Earlier this month, I went back to the beginning in my stagnant stab at learning JavaScript. Today I completed these two excellent guides under MDN web docs, JavaScript first steps:


APIs! A shitload of functionality on top of core JS ✌️

  • These are the building blocks of code for me to use.
  • The DOM API helps me manipulate HTML and CSS.
  • Other APIs built into the browser: Geolocation, Canvas, WebGL, Audio and Video.
  • I can also implement all kinds of third party APIs to do anything and everything.

Words and concepts 🎓

  • Each browser window is a separate execution environment.
  • The running order of JS is generally from top to bottom.
  • JavaScript is an interpreted language.
  • This is different from compiled languages like C/C++.
  • Client-side code is downloaded, run on my laptop and displayed in a browser.
  • This is different from server-side that is first run on a server, before the result is downloaded and displayed in a browser.
  • JavaScript can be both — Node.js is an example server-side.

JavaScript only needs one friend in the world of HTML — the <script> element. 💕

Ah, right. We frown on inline JavaScript handlers inside markup, for the same reasons as inline CSS is not the way to go. Nope, don’t do that. Use pure JavaScript constructs!


Number guessing game 👾

This was a pretty neat tutorial that took me step by step through building a game to guess a number between 1 and 100. Max 10 guesses, with hints if your number is too high or too low.

  • Turning a general brief into actionable tasks is a good idea. ✏️
  • Variables store my data. 👜
  • Functions are reusable blocks of code. 📦
  • Operators let me do math or concatenation (joining strings together). 🔨
    • shortcut operators (augmented assignment operators)
    • comparison operators
  • Conditions in code blocks can run code selectively. ⚠️
  • Events are actions that happen in the browser. 📅
  • Event listeners are constructs that listen for these events.
  • Event handlers are the blocks of code run as a response.
guessSubmit.addEventListener('click', checkGuess);

This is a method that we’ve given two arguments:

  • The event we’re listening for — user clicking the guessSubmit input.
  • Code to run when the event occurs — the function we named checkGuess().

Loops ♻️

Repeat a part of code over and over — until a specific condition is met. (I recognise this concept from my WordPress days, and the different types of loops you could have for posts.)

  for (var i = 1 ; i < 21 ; i++) { console.log(i) }

This is a for loop with three arguments:

A starting value i is 1
An exit condition when i no longer is less than 21
An incrementor keep adding 1 to i

Oh yeah and i is a convention, but this name could be anything.


Built-in browser objects

In JavaScript, everything is an object. An object is a collection of related functionality stored in a single grouping.

I can create my own! But for now we’re learning about the ones that already exist in the browser.

guessField.focus();

guessField is an <input>, so it has access to the focus() method and we can use it to focus the user’s text input.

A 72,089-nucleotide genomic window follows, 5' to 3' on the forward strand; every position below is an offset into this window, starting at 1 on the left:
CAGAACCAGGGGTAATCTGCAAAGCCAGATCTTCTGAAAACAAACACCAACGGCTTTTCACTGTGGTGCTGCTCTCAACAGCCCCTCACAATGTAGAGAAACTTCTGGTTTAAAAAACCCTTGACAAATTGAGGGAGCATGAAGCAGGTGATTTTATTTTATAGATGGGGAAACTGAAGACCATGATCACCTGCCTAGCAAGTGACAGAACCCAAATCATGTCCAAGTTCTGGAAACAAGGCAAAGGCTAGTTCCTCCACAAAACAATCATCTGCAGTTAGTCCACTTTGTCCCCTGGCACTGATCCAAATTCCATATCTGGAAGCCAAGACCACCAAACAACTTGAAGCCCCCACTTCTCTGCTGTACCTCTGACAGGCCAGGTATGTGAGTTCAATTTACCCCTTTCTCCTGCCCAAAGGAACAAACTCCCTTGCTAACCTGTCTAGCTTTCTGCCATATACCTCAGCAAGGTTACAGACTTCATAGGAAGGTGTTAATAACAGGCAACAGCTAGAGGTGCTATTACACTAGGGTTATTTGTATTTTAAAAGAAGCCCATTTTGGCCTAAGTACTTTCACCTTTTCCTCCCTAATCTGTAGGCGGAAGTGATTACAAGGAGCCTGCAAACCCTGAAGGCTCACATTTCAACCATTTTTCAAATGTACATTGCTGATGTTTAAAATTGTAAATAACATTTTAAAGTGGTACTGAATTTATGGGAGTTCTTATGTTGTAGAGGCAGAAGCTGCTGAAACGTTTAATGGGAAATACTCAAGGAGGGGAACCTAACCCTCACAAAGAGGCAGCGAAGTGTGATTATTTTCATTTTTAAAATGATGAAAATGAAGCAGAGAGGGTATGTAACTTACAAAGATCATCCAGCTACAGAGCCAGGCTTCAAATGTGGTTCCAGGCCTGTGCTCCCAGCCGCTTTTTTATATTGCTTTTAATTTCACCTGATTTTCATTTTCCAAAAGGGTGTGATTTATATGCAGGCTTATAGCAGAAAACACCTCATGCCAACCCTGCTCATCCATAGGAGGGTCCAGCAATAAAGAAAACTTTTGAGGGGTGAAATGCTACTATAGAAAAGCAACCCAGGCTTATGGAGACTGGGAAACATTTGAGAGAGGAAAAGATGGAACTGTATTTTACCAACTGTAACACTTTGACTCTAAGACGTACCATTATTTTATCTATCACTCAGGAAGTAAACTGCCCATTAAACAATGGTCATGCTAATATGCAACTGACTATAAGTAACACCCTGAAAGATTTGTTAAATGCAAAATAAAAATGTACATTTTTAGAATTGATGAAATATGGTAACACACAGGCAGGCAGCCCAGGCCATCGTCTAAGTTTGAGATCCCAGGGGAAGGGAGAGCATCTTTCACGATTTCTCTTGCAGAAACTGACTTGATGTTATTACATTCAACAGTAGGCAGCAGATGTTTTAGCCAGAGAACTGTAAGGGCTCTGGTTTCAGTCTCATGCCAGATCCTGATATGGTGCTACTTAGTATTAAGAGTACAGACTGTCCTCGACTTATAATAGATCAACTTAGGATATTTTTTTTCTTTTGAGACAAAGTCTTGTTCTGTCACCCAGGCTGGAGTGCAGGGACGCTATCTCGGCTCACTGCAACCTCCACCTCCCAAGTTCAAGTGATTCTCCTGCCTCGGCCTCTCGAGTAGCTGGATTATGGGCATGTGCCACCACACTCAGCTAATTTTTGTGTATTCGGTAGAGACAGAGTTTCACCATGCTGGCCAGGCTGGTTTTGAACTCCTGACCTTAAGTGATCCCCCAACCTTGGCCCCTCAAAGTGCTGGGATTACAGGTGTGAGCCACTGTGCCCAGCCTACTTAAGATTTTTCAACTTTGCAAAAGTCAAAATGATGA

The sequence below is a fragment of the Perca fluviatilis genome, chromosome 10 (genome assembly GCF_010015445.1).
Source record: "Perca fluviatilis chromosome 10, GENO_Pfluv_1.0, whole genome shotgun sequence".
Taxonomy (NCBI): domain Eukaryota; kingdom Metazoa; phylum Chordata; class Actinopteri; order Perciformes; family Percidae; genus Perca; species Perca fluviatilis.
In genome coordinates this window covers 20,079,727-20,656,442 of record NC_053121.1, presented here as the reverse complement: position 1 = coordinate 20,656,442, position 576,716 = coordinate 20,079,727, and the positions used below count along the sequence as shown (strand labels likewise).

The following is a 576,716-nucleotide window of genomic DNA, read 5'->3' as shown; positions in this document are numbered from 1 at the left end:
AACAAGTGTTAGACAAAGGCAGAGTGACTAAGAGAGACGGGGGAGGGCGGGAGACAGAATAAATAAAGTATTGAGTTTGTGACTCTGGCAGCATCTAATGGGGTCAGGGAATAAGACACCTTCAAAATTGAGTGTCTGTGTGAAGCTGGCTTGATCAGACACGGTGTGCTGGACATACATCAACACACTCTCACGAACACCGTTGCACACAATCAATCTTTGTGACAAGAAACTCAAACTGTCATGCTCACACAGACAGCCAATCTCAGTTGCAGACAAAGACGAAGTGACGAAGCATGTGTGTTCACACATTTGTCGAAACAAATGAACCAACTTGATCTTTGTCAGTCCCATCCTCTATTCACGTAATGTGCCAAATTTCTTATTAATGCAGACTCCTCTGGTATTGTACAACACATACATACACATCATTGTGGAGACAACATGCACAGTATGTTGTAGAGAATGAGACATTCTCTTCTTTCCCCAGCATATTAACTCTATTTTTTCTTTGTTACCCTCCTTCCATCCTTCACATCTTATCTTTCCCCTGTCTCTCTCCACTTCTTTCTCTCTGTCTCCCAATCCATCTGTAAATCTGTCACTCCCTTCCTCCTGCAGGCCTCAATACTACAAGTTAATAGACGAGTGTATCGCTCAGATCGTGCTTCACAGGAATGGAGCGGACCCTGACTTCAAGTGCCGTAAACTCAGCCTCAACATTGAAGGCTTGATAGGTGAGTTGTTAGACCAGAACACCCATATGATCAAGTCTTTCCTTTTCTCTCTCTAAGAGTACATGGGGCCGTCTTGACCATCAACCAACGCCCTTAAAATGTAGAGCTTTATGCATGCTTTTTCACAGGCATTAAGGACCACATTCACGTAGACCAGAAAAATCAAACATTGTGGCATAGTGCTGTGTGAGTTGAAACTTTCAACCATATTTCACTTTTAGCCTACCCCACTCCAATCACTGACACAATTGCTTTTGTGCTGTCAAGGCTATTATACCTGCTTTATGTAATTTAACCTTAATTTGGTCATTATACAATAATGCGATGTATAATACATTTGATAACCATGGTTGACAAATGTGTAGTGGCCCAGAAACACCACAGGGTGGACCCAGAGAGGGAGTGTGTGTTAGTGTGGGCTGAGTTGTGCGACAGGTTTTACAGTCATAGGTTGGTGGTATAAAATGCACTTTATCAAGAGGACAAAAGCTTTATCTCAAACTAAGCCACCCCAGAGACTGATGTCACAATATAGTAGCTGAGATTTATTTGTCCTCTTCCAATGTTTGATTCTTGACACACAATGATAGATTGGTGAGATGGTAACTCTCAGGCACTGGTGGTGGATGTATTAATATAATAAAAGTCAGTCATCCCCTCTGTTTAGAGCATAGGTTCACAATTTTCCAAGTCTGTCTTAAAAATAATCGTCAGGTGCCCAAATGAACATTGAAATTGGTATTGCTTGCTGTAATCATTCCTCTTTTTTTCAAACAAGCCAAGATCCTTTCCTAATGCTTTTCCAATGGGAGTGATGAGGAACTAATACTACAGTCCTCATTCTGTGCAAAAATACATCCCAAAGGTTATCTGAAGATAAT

guesses.style.backgroundColor = 'yellow';
guesses.style.padding = '10px';
  • Elements have a style property that contains an object.
  • This object contains inline styles applied to that element.

What I’ve been confused about before 🙃

One of the things that has derailed me when looking at intro JS examples before, is that there are so many words that are readable — but wtf are they actually in the script!?

  guessSubmit.disabled = true;

will disable the input like so

<input value="" class="guessSubmit" disabled="">

When you start learning, it’s impossible to understand what is what. When is something a name the coder has come up with? And when are you referencing something that already exists?! Who knows. Another example from this guide:

  resetButton = document.createElement('button');
  resetButton.textContent = 'Start new game';
  document.body.appendChild(resetButton);

These words are readable. 👆 I can understand what happens: create a new button, put text on it, and say where to place it. But still… what is what? Where do the words come from?

What I understand better now 🤓

  • There is a really, really, really long list of web APIs.
  • Each of those objects provides access to really long lists of properties and methods.

This is a lot of stuff. All the things. I think I’ve tried to wrap my head around too much too early before. Just getting confused by trying to make sense of words in the code that it would have been okay to hold off on grasping. Maybe… I’ve been a bit too worried about not getting it right.

Examples of words I’ve seen many times before, but first now managed to put into any kind of proper relation to each other.

Object Properties Methods
Document   createElement() querySelector() getElementById()
HTMLInputElement disabled, autofocus, required focus() blur() select() click()
Window screenX , screenY alert() prompt()
Node textContent appendChild()

Hey textContent👋! For some unfathomable reason, I have previously read this as “textContext” which has really not been helpful in understanding what it does.


Okay, this is it for today. But hm… yay… stuff is actually coming together in my head. ✌️